I don't know if we live in the simplest universe giving rise to life for some philosophically and deeply "correct" notion of simplicity. However, I don't think this is needed for the argument in my post you are asking about. In fact while writing that post I was implicitly assuming that the attacker's universe is about as complex as our own, in order to make my argument harder.
First, I think that if we write down a particular universal prior (e.g. by choosing a universal turing machine like a Python interpreter), then we probably won't be the simplest:
- The actual simplest universes will be different across different programming languages. This is plausible because those universes are themselves simpler than implementations of universal Turing machines without preprocessing. But it's very hard to really know.
- If you believe this, then it's unlikely that we have the simplest universe according to say the Python prior, or any other concrete prior we write down. There's just one "right" prior according to which we are the simplest.
- Even if that prior were philosophically distinguished, that doesn't help us unless we do that philosophy and pick out the right universal prior.
Even if we did live in the simplest universe according to the chosen universal prior, it seems like we'd probably get a simulation:
- The anthropic update (including the inference from the language choice) is a huge advantage for simulators.
- It doesn't change the story that much if we get a simulation from a universe with our physical laws vs other physical laws.
- The awkwardness of reading out bits, and ensuring that evolved life has maximal control over that channel, probably puts you somewhere other than the absolute simplest universe.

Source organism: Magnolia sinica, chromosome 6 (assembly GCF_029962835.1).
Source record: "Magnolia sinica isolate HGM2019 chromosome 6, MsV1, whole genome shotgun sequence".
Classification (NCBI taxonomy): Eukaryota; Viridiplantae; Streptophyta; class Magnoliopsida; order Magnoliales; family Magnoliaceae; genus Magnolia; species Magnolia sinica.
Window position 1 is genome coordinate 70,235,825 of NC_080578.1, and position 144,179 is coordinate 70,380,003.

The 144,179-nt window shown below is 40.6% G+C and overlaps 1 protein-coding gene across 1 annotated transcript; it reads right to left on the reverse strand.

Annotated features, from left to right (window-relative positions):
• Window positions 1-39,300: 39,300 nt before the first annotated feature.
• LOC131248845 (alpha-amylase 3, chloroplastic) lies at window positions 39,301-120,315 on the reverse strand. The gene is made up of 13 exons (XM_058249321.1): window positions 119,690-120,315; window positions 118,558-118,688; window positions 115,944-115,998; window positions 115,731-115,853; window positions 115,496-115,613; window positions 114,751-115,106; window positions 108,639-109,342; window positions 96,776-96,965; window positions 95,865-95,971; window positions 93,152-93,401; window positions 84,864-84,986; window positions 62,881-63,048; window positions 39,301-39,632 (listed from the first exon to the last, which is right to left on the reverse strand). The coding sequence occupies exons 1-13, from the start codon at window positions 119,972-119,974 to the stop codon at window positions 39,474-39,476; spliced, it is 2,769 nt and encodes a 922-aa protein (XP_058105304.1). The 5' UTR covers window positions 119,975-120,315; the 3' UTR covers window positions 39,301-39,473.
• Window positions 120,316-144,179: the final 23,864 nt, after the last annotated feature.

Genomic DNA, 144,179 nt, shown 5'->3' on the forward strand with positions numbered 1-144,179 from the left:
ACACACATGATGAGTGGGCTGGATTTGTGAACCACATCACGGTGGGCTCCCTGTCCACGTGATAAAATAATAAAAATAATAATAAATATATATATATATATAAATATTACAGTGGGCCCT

Aside from the arguments I had in mind while writing the post, there is a more philosophical reason (that I've thought less about) to think that most early civilizations we care about aren't living in the simplest universe:
- I expect that "most" early civilizations are in "dense" universes, at least if you try to weight them by their intrinsic moral worth.
- I expect that it's simpler to create truly humungous simple universes with a lower density of life. Note that the complexity differences we are talking about here are very very small.
- Some of those universes will still allow consequentialists to control arbitrary output locations, despite starting from a very low density (e.g. faster than light travel would be very helpful).
That said, I do think that a lot of future influence comes from huge simple universes with easy travel, even if most early civilizations (by moral weight) aren't in such universes. And if you care about the moral weight of our civilization itself then I think it is plausibly dominated by the simulations, such that weighting by "future influence" is the only real weighting that's meaningful to apply to early civilizations.